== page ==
It’s 4:30 a.m. on a Wednesday in March, and students enrolled in Eat.Think.Design. are exploring Oakland’s wholesale produce market in Jack London Square. As the forklifts carry crates of fruits and vegetables and workers do their usual loading and unloading, the students take note of how the morning ritual flows and how it can be done better.
“We emphasize out-of-class learning,” says Jaspal Sandhu, a lecturer at the UC Berkeley School of Public Health, who has been co-teaching the PH290 course every spring semester since 2011 with Dr. Nap Hosang, lecturer and director of the School of Public Health’s On-Campus/Online Professional MPH program.
“I read his [Jaspal’s PhD] thesis and it became clear to me that one of the things we could bring to the School was design theory and human-centered design approaches to solution finding,” says Hosang. Sandhu is a partner at Gobee Group, where he focuses on service innovation and technology design in public health. He agreed to accept the challenge after a bit of cajoling from Hosang, and together they set about designing a course.
What they came up with was PH290: Designing Innovative Public Health Solutions. The course utilizes problem-based learning and urges students to create unique approaches to solve common public health problems.
When not out in the community, students convene at the Cal Design Lab in Wurster Hall, an experimental studio space that promotes hands-on, interdisciplinary design activities. The classroom feels like a start-up office: there’s a constant exchange of ideas, there are white boards with lists and charts, and sticky-notes reign supreme.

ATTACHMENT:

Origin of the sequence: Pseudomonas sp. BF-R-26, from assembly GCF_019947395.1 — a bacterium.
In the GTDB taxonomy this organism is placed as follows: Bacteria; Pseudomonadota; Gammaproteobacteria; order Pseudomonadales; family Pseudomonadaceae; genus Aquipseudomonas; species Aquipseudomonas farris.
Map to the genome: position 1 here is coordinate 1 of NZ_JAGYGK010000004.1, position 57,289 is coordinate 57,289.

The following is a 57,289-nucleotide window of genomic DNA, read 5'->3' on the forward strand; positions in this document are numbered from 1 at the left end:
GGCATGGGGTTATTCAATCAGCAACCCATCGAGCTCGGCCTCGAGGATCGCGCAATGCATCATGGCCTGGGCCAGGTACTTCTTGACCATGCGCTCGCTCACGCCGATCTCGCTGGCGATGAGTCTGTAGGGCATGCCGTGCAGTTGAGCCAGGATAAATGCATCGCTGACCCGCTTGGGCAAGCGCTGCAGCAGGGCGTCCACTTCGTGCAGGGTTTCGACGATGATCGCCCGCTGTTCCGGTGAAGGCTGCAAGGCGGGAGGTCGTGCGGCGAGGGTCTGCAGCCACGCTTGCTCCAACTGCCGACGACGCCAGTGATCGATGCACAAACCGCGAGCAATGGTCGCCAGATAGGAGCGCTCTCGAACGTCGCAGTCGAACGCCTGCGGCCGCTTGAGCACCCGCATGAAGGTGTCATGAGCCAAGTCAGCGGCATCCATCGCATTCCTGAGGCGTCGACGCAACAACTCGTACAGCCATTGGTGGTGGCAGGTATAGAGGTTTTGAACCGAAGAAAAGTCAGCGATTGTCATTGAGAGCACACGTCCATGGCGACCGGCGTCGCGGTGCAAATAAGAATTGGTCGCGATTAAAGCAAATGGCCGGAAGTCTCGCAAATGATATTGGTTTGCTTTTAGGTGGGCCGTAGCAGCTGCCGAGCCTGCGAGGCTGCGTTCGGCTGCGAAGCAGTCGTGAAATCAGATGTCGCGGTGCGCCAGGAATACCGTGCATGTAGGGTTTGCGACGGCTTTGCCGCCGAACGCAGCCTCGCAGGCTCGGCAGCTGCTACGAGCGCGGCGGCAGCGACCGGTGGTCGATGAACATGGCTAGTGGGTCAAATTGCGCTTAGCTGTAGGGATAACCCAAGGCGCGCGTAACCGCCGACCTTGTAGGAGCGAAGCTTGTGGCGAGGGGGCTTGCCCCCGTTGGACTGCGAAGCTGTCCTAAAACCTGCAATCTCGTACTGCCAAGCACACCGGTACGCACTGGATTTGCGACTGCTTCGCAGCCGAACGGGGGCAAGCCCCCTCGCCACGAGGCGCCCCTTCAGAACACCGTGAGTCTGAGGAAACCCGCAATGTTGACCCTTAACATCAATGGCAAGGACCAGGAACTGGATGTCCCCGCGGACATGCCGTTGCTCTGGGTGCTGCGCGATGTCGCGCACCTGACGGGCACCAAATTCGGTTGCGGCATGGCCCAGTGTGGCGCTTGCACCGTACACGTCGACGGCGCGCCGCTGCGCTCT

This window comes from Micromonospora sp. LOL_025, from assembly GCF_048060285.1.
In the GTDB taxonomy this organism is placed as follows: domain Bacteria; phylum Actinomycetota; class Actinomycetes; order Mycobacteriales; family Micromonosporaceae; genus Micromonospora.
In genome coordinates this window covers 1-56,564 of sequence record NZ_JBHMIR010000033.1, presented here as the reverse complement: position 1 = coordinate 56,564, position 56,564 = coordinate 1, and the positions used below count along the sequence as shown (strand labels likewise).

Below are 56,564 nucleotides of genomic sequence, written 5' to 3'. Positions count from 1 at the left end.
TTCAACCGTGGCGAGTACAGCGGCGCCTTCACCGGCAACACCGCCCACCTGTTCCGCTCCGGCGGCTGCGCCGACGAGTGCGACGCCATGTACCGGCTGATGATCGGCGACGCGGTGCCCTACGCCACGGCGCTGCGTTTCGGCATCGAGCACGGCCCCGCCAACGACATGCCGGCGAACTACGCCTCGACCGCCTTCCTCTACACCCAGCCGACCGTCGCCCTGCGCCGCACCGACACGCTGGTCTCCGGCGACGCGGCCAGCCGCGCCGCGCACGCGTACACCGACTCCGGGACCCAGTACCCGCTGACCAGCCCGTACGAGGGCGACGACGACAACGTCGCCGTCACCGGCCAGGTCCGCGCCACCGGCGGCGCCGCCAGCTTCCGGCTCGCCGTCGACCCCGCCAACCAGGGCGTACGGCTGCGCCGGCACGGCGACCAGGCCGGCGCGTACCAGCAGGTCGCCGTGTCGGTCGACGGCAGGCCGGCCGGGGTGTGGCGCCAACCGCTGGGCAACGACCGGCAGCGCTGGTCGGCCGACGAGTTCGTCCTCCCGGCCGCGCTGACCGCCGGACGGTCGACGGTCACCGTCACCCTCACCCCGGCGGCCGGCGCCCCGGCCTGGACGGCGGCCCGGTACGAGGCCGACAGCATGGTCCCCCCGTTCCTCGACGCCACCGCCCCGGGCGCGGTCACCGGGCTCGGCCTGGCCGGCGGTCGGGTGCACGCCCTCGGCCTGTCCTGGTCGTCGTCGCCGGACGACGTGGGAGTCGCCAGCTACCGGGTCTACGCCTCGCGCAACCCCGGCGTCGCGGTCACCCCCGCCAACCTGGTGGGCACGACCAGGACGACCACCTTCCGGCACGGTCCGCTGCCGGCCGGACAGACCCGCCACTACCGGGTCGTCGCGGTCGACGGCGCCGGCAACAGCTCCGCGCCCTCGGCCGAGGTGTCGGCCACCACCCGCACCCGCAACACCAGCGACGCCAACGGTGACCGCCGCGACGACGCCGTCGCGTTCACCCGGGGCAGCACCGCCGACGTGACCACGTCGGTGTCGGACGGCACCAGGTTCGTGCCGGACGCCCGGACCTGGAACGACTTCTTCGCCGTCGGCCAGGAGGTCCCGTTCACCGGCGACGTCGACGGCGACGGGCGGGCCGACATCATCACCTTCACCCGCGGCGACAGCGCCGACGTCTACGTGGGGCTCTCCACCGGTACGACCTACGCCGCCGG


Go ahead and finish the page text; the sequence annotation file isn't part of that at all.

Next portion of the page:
Eat.Think.Design is very popular with Berkeley students in many majors beyond public health, including architecture, engineering, business, and public policy. This diversity of expertise makes it a hotspot for cross-disciplinary idea exchange and a chance for students to expand their horizons.
Take, for example, Orianna DeMasi, who is pursuing a PhD in computer science and enrolled in the course after receiving a recommendation from another engineering student. Her project group is working with Clinton Health Access Initiative to help treat childhood diarrhea in Uganda and East Africa at-large.
“It’s this very tangible, hands-on project,” says DeMasi, noting that the problems she is required to tackle for this class are different from her usual computing tasks, mainly because she’s dealing with people and not locked away with machines. “It’s different than what I’m used to doing, but you grow when you step outside of your comfort zone.”
Designed with change in mind
“Digital media and the consumer product side of the world understand the need for innovation,” says Sandhu. “But it wasn’t happening in public health.”
After three years it was clear that Sandhu and Hosang had tapped into an unmet need. The course was well received and word spread about the public health class that thrived on interdisciplinary dialogue. And, in keeping with the spirit behind the class, just when everything was going well, the curriculum was revamped.
“We’d kicked around the idea of having a theme for years,” says Sandhu, “but more than anything, we needed change.”
This semester the course explored the theme of food. The topic was partly inspired by the number of nutrition students who took the course last spring. Another motivation was Sandhu’s desire to focus on a subject that he felt wasn’t getting enough attention.
“We have entire silos that do nothing about the food system,” he says.
Given the new focus, they invited Dr. Kristine A. Madsen, assistant professor in the Joint Medical Program and Public Health Nutrition.